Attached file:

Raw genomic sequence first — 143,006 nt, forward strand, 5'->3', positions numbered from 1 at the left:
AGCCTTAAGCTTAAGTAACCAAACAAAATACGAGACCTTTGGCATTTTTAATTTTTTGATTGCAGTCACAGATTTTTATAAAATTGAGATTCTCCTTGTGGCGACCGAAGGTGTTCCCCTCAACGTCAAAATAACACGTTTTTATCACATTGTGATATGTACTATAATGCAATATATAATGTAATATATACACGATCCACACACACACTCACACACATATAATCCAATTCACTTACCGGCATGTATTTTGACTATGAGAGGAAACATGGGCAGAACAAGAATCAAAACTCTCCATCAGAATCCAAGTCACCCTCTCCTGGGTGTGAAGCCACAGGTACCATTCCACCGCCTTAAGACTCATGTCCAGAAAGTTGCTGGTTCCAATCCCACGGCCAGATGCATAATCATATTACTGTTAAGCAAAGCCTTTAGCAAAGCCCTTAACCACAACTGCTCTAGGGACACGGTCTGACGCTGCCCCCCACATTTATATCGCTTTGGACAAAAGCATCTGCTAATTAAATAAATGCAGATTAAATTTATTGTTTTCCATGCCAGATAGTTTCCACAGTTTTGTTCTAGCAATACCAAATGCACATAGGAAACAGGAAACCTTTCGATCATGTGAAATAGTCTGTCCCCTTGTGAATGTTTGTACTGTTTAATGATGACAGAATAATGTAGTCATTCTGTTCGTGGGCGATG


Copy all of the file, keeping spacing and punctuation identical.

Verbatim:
Raw genomic sequence first — 143,006 nt, forward strand, 5'->3', positions numbered from 1 at the left:
AGCCTTAAGCTTAAGTAACCAAACAAAATACGAGACCTTTGGCATTTTTAATTTTTTGATTGCAGTCACAGATTTTTATAAAATTGAGATTCTCCTTGTGGCGACCGAAGGTGTTCCCCTCAACGTCAAAATAACACGTTTTTATCACATTGTGATATGTACTATAATGCAATATATAATGTAATATATACACGATCCACACACACACTCACACACATATAATCCAATTCACTTACCGGCATGTATTTTGACTATGAGAGGAAACATGGGCAGAACAAGAATCAAAACTCTCCATCAGAATCCAAGTCACCCTCTCCTGGGTGTGAAGCCACAGGTACCATTCCACCGCCTTAAGACTCATGTCCAGAAAGTTGCTGGTTCCAATCCCACGGCCAGATGCATAATCATATTACTGTTAAGCAAAGCCTTTAGCAAAGCCCTTAACCACAACTGCTCTAGGGACACGGTCTGACGCTGCCCCCCACATTTATATCGCTTTGGACAAAAGCATCTGCTAATTAAATAAATGCAGATTAAATTTATTGTTTTCCATGCCAGATAGTTTCCACAGTTTTGTTCTAGCAATACCAAATGCACATAGGAAACAGGAAACCTTTCGATCATGTGAAATAGTCTGTCCCCTTGTGAATGTTTGTACTGTTTAATGATGACAGAATAATGTAGTCATTCTGTTCGTGGGCGATG